By Mark Gonzales
The Arizona Republic
The good times in Chicago clearly outweighed Greg Maddux's bitter departure from the Cubs 12 years ago.
In fact, the memories were so precious that in February Maddux elected to return to where his career blossomed.
"The ballpark, the fans and the city of Chicago are outstanding," said Maddux, who won the first of his four National League Cy Young Awards in 1992, his final season with the Cubs. "If you don't like playing baseball there, you need help."
Maddux, who will take the mound tonight against the Arizona Diamondbacks, is one of several veterans who this past offseason returned to familiar teams in a sport better known for its transient nature. Free agency flooded the market with a glut of players the past two seasons, including 56, many of them arbitration eligible, who weren't tendered contracts by the Dec. 20 deadline.
Among those free agents, designated hitter Ellis Burks returned to Boston after a 12-year absence. Third baseman Vinny Castilla returned to Colorado after four years in which he played for three other teams, and he recently set a Rockies record for most consecutive games with at least one run batted in.
First baseman/designated hitter Rafael Palmeiro is back wearing the black and orange of Baltimore, where he previously played for five seasons (1994-98).
Left-hander Kenny Rogers is in his third stint in Texas, and pitcher Sidney Ponson (Baltimore) and first baseman Randall Simon (Pittsburgh) returned to their teams after being dealt midway through the 2003 season.
Colorado general manager Dan O'Dowd believes that players are becoming more willing to stay with their original teams.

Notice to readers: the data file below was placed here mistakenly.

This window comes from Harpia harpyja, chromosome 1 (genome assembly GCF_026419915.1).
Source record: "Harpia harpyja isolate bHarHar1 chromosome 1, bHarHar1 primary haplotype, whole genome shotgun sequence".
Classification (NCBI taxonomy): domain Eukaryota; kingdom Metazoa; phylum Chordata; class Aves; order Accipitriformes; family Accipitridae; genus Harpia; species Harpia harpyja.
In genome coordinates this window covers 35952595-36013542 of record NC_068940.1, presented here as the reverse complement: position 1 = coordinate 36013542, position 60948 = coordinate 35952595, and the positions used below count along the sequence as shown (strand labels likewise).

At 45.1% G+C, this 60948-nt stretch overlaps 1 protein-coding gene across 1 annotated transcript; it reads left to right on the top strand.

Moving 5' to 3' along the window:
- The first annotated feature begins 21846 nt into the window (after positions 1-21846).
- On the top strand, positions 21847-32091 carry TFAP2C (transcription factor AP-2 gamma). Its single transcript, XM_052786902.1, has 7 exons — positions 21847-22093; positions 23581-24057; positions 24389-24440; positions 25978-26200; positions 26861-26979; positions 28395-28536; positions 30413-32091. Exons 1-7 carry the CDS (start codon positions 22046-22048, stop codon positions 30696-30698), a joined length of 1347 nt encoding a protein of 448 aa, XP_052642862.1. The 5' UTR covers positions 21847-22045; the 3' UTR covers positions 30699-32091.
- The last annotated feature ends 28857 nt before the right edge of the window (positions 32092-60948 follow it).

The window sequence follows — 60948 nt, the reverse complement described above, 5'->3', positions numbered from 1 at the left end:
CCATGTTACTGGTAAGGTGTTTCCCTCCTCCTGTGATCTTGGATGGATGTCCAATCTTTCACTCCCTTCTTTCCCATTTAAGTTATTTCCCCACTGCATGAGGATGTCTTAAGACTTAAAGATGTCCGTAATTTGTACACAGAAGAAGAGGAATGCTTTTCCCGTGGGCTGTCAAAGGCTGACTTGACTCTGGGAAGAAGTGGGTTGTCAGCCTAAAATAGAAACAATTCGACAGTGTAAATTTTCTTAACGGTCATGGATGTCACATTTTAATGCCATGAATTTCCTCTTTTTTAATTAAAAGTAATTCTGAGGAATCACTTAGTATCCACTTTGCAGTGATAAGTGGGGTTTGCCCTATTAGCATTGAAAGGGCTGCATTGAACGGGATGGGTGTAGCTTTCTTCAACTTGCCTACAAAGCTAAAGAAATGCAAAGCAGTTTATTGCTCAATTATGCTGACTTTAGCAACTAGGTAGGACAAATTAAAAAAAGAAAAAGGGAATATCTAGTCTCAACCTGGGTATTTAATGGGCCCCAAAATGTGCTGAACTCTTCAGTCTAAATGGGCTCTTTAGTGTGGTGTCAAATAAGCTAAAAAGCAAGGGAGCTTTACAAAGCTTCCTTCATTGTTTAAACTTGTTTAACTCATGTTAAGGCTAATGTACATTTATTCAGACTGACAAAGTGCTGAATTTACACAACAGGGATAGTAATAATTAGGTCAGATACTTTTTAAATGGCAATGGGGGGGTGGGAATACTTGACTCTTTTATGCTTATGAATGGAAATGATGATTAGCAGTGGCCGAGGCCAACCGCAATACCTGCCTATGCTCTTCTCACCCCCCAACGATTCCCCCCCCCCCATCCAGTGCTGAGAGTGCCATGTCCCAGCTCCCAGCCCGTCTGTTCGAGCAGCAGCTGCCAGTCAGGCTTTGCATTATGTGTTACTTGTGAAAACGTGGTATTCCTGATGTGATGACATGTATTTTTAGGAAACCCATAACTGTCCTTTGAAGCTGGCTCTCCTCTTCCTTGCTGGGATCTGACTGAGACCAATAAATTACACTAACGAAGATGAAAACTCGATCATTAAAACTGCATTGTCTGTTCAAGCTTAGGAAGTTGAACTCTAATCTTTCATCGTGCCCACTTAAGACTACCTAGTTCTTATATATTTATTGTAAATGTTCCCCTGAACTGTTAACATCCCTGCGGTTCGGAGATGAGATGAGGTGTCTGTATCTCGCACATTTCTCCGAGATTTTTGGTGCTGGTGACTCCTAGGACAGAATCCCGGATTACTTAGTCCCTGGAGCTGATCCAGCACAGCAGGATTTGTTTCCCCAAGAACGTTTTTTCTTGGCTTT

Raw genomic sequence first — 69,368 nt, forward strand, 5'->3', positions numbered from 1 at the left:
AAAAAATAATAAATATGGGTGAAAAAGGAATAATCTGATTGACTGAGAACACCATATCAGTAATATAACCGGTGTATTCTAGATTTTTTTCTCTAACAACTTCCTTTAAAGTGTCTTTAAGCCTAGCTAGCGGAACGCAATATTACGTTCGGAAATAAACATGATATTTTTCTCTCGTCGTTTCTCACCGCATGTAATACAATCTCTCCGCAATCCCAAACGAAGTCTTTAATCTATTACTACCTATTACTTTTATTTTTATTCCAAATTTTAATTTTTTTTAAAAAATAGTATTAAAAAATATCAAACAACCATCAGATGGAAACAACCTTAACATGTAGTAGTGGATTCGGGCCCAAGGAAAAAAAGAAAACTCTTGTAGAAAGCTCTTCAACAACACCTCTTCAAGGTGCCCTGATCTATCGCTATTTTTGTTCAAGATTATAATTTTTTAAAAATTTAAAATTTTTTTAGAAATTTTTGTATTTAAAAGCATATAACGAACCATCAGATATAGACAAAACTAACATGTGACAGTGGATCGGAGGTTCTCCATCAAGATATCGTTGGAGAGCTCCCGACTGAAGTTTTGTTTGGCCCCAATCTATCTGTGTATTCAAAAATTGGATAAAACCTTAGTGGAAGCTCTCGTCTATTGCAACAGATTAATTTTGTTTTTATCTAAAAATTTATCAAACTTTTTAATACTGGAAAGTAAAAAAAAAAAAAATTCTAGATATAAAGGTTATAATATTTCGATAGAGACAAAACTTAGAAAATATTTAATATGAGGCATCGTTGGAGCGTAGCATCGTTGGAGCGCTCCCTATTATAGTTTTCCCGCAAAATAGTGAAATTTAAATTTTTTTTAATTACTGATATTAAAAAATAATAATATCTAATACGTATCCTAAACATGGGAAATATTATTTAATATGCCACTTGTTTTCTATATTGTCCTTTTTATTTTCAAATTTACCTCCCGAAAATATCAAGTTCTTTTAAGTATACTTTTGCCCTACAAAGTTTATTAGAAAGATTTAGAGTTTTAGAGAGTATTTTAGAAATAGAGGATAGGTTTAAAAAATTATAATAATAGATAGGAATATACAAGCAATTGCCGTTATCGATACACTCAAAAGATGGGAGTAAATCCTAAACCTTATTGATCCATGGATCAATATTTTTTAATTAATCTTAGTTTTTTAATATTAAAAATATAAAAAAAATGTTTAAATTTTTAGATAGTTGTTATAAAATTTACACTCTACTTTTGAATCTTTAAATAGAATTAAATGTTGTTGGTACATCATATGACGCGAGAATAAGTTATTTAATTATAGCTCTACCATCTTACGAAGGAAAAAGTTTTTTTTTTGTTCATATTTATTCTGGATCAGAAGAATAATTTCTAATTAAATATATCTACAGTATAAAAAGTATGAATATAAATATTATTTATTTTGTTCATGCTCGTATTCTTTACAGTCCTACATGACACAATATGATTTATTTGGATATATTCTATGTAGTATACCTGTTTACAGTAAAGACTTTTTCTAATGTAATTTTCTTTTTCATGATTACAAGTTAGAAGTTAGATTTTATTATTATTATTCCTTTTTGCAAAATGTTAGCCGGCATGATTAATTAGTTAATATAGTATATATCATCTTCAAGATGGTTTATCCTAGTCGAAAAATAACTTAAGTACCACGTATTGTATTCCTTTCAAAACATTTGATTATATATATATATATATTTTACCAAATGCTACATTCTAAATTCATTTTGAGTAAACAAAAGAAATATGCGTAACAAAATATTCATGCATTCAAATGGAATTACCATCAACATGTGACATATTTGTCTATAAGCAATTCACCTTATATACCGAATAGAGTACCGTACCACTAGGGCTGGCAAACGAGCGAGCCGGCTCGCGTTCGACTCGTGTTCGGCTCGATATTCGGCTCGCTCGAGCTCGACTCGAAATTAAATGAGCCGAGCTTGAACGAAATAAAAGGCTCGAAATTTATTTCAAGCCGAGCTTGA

"The economics of the game has changed," O'Dowd said. "I think quality of life decisions become more prevalent as some of the economic decisions take on more of a neutral process, meaning there's not great disparity. There's still (money) for the very top of the markets, but not 90 percent of the players."
O'Dowd got some bargains this off-season in free-agent relievers Turk Wendell (who lives outside the Denver area) and Steve Reed (who kept his off-season home even after leaving the Rockies for five seasons).
San Diego GM Kevin Towers believed the camaraderie built during the Padres' 1998 National League title helped influence pitchers Sterling Hitchcock, Andy Ashby and Joey Hamilton to re-sign with them, although none is on the active roster.
"We had a good history with them, and there was a comfort level with them," Towers said. "We know how they can help us in some way. And we knew after we traded Ashby (to Philadelphia before the 2000 season) that he didn't sell his house."
For Maddux, Las Vegas always will be his home, but the fact the Cubs had improved immensely since his departure weighed heavily in his decision to return to Chicago instead of signing with San Francisco. "The day games are great," Maddux said. "You can sit in your house in December and January and think what's going to happen in October. I thought this place might be a little better. Winning takes care of a lot of problems."
Cubs GM Jim Hendry was delighted that Maddux returned to Chicago after a winter long recruitment but intimated that not all free agents lean toward their roots.
"I think it's a case-by-case situation," Hendry said. "But in Greg's case, he felt comfortable during the time he was here (1986-92) and had confidence we were going to have a good team."
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